Learning How To Trust Your Employees

Many of us who rise in the ranks to hold supervisory positions do so because we’re extremely driven and passionate about what we do. Unfortunately, that tends to come with a side of being slightly controlling. In the moment, it often seems easier to take the reins and just do it yourself rather than delegate to an employee who isn’t entirely certain what you want or who hasn’t done what you’re asking them to do as often as you have. However, it’s simply impossible to do everything yourself. Delegation is key to success. And the key to successfully delegating is in learning how to trust your employees. 

In theory, it sounds easy. After all, you (or someone you trust) hired them, so they have to be capable of doing their job, right? In reality, supervisors tend to be more experienced than employees, and it can be stressful to hand over responsibility for an important task to an employee who isn’t as experienced with you. 

Developing a Rapport

Start by building and maintaining good, appropriate relationships with your employees. In order to trust them, you need to be able to understand who they are and how they tick. This not only helps you decide whether you should trust them, but also makes it easier to help them build their skills (by allowing you to understand how they learn, what motivates them, etc) which in turn allows you to build them into highly skilled and highly dependable employees. 

Helping Them Trust You

Trust goes both ways. You need to feel confident that your employees are passionate about and good at their jobs, but they need to trust that you’re always going to be there to help them to become even better at their jobs. If employees see that you’re dedicated to the work and available to them, or that you’re always visible working just as hard as you’ve asked them to work, they’re more likely to rise to your expectations.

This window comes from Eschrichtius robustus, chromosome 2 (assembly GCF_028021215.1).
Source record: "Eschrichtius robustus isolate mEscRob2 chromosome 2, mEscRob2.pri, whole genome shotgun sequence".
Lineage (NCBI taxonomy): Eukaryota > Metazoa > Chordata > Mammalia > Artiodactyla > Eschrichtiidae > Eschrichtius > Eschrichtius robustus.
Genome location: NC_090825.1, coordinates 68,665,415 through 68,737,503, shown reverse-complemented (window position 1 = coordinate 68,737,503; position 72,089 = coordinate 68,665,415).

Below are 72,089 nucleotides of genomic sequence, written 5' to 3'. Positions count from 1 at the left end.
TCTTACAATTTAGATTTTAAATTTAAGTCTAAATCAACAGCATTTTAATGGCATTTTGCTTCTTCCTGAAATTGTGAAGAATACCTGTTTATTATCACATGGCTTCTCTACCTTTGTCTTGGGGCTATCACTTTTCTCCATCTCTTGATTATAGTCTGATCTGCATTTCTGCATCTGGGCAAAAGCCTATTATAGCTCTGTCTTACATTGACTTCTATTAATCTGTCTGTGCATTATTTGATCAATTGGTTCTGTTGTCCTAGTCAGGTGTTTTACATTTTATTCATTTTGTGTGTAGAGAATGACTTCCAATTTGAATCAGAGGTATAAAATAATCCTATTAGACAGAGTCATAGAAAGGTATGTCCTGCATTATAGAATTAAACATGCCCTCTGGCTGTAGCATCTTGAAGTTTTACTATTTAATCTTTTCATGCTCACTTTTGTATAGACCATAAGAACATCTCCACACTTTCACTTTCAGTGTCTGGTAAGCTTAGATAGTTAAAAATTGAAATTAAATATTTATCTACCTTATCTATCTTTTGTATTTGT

Ensuring Thorough Training

If your crew is small enough, ensure that they’re all being well-trained by making sure that you’re checking in routinely. If your crew is small enough, consider training a few employees yourself just to make sure they’re learning how to do things the way you want them done. 

However, after a certain point you also have to consider… 

Taking Chances

Once you’ve developed a rapport with an employee and you’re confident that they’re well-trained, consider taking a chance on them. Give them the reins on a smaller project and see where they go with it. Provide guidelines, but let them follow their instincts. If your instincts about them are right, then they’ll likely rise to the challenge.  The key takeaway here is that by putting in the work to help your employees grow into the responsibilities you expect of them, you’re reducing the amount of work you’ll have to do in the future by ensuring that they’re capable of handling whatever you need them to handle. Not only that, but developing a strong relationship with your employees improves their ability to trust in you, leading to a more harmonious workplace and improving the quality of everyone’s work.